My last taxi fare to New York City had been memorable. It all went down this past winter on a frigid night featuring a windchill temperature well below zero. I had managed to deliver my customers safe and sound to their destination, thank goodness, before the memorable part kicked in. Moments later, unable to make it to a bathroom, I experienced a bout of explosive diarrhea while standing between two parked cars on the streets of the Bronx.
Oh, it gets worse.
The condition came on so quickly that I was unable to lower my pants and briefs before the eruption, so I ended up driving back to Vermont naked from the waist down. This made for a horrifying scenario when I had to gas up on the New York State Thruway. Suffice it to say, a bottomless Jernigan doing his thing at a rest area gas pump is not a felicitous tableau.
With this traumatizing incident still fresh in my mind, I welcomed a recent NYC trip as a kind of second take — a chance to cleanse my palate, if you will, of my fiasco in the Bronx.
Morris and Kathy Fox, residents of Manhattan, had flown to Montréal to spend time at the home of some old friends. During the visit, Kathy had had a bad fall, sustaining injuries serious enough to rule out returning home by air. Their friends, the Montréal couple, had apparently used my taxi during a stay in Burlington, kept my card and advised the Foxes to call me. (Business cards and word of mouth constitute my entire promotion strategy, such as it is.)
"Morris, I can do this," I explained, "but I would need to pick you and your wife up in Montréal about 8 a.m. This way we would arrive in New York City around 3-ish, avoiding the worst of rush hour."
"That's fine. We can do that," he agreed, and the fare was booked.
This represented a lucrative gig for me, and I clicked off the phone with a smile on my face. Then I considered the timing of the thing.
In order to make an 8 a.m. pickup in Montréal, I would have to leave Burlington at 5 a.m. While this trip can take as little as two hours, I would be arriving during their morning rush hour. Plus, I knew from experience that Montréal is a never-ending road-construction quagmire and, even with GPS, unanticipated delays are the rule rather than the exception.
Incorporating bathroom stops, Montréal to the Fox residence on Fifth Avenue in Manhattan should take nearly seven hours. Then, the final leg back to B-town would run about another six hours, putting me back home at around 9 p.m. So, that's 16 hours of straight driving — a lot even for a seasoned road warrior like me.
On the big day, I packed four samosas (I can survive on samosas, I've learned) and two sodas into my cooler. Assigning three hours for the first leg proved prescient, because when I hit Montréal, the road-construction situation was all I expected and more. It didn't help that the detour signs were all in French.
I made it to the address with 15 minutes to spare. Both the Foxes and their hosts were lovely people — well to do but down to earth. Kathy was pretty beat up: Her arm was in a sling, her ankle in a boot. She told me she had also sustained a small puncture to her chest cavity, the injury that rendered air travel a no-no.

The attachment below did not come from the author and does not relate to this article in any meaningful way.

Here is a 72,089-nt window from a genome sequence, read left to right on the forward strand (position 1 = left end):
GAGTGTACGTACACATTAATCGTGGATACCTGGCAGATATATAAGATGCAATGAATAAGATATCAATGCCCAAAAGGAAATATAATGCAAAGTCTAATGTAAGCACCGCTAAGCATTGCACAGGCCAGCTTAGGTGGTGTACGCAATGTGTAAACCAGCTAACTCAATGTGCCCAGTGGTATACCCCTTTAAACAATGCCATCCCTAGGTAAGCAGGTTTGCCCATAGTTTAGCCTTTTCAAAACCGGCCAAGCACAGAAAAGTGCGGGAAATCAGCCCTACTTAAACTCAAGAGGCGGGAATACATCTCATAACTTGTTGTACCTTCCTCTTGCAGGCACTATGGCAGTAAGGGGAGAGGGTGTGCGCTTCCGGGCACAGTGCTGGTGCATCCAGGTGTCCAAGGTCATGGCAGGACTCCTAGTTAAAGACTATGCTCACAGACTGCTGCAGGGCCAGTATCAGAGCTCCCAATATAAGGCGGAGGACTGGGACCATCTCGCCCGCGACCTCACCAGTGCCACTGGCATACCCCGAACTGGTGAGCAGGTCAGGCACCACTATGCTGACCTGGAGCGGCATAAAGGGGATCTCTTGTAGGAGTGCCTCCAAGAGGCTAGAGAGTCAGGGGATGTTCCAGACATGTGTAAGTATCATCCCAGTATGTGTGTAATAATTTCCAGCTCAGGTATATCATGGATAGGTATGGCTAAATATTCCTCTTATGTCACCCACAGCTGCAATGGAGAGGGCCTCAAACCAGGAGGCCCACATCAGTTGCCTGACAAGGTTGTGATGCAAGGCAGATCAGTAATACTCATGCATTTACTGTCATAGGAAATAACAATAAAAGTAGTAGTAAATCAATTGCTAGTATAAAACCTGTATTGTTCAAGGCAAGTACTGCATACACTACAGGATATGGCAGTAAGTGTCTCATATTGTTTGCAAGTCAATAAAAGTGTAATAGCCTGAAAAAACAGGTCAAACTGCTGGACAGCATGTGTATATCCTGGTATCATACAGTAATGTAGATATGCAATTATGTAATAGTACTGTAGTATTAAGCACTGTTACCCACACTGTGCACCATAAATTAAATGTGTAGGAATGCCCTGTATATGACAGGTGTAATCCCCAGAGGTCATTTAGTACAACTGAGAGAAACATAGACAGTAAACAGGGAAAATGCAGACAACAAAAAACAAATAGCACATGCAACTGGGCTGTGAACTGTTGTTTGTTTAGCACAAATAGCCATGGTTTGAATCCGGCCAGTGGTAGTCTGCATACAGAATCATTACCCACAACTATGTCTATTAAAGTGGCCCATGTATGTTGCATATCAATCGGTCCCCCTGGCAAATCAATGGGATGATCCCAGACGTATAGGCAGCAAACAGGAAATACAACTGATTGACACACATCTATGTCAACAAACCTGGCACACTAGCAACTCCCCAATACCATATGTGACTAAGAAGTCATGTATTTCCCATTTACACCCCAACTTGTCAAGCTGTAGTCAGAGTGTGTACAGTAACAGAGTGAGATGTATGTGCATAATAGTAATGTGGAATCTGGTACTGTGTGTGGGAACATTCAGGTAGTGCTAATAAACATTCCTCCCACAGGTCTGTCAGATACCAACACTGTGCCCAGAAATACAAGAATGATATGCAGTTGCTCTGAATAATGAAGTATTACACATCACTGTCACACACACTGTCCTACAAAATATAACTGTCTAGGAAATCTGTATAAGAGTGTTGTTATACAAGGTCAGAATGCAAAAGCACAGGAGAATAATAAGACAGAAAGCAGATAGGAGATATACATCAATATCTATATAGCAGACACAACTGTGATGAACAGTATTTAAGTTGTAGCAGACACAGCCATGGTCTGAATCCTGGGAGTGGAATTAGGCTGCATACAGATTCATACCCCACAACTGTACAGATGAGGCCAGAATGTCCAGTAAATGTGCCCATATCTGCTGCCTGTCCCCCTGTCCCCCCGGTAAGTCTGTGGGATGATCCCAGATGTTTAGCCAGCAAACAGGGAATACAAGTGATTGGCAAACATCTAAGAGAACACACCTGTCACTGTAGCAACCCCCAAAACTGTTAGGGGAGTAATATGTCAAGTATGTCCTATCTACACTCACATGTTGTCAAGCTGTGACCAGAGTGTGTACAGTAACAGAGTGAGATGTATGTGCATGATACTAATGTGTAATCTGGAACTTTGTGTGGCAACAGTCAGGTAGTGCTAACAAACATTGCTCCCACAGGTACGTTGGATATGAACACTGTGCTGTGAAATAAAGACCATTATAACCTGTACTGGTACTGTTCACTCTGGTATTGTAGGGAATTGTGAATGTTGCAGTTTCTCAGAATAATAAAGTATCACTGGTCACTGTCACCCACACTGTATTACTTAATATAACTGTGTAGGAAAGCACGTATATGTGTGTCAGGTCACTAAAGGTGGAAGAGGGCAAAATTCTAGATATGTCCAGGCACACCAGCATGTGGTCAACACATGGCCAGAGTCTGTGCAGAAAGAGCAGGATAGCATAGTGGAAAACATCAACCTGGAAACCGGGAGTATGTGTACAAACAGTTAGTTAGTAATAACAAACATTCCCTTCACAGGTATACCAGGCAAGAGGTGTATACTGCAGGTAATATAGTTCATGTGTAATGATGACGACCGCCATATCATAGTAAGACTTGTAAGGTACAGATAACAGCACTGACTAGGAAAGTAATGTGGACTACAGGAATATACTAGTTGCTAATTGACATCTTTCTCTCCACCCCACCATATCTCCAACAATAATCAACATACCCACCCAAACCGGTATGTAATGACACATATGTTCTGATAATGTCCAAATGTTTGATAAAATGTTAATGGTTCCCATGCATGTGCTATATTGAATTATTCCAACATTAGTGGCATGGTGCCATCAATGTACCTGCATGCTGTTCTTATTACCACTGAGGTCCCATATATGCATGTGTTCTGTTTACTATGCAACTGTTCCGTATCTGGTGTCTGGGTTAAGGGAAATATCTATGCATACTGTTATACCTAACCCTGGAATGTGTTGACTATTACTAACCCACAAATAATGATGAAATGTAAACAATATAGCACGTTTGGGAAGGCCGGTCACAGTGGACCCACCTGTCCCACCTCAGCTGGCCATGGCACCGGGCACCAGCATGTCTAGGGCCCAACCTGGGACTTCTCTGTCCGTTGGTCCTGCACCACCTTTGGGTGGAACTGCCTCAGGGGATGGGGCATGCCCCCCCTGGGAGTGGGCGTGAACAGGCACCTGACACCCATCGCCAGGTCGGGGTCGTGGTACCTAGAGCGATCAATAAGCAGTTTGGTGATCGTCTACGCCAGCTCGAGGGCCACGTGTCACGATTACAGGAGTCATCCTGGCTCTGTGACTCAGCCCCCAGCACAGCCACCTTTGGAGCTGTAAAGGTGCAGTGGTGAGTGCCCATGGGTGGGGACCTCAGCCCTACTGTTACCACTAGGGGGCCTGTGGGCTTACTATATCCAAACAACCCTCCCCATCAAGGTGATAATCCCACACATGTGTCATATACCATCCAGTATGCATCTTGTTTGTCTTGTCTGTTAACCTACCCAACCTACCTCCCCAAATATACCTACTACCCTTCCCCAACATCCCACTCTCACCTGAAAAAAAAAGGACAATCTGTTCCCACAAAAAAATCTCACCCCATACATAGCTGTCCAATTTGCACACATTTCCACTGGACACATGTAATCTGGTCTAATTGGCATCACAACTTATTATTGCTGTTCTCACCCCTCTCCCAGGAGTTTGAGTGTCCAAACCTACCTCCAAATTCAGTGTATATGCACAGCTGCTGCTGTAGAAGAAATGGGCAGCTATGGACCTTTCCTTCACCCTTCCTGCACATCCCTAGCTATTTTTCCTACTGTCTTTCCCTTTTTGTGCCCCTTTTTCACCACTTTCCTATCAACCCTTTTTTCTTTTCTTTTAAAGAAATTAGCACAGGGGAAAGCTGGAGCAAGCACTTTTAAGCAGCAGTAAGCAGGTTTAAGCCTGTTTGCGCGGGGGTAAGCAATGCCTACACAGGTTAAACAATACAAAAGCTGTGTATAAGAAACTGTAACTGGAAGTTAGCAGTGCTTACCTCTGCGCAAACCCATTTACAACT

I had bought Kathy a brand-new pillow for the ride, for which she was exceedingly appreciative. She got as comfortable as she could in the back, while Morris sat shotgun up front with me.
Morris had come from a wealthy family, he told me (though not in those words, because wealthy folks never talk about being wealthy). His father was an accountant who, in the early 1950s, teamed up with a marketing maven and a gifted engineer, and the three of them basically invented the modern Laundromat. The engineer designed the first workable coin-operated appliance, and the patented device sold like hotcakes.
Morris himself was a founding partner of a successful NYC law firm, though he was semiretired at this point, he said. His major pastime now was fishing, a passion he pursued all over the world. I told him — only half-kidding, alas — that my big passion was television, which I pursue in my living room.
It turned out that my timing was off because I hadn't anticipated how many stops we'd have to make on the way down. At the last one — the Plattekill Travel Plaza (New York seems to be fond of "kill" place names, like Catskill and Fishkill) — Morris came out to my cab and asked, "They have a Nathan's kiosk here, and Kathy is craving a hot dog and some fries. Will that work for you?" His expression was a little sheepish, as he was aware of my desire to hit and quit the Big Apple before rush hour.
"Can she get it to go?" I asked.
"I don't think so. With her injuries, it would be too difficult to eat in the vehicle."
Best-laid plans, as they say. We finally arrived at their place at 4:30, the onset of afternoon rush hour. The Foxes lived in a '50s-era apartment house bordering Washington Square Park in Greenwich Village, or what New Yorkers call "the Village." Feeling like a tourist in my old hometown, I took a selfie in front of the park's iconic arch for old times' sake.
Leaving NYC during rush hour was no picnic, but I had money in my pocket and two slices of Famous Original Ray's Pizza on the seat beside me. So I was good.
I got back to lil' Burlington, Vt., just before midnight, driving purely on fumes the last few hours. The best part: I still had my pants on.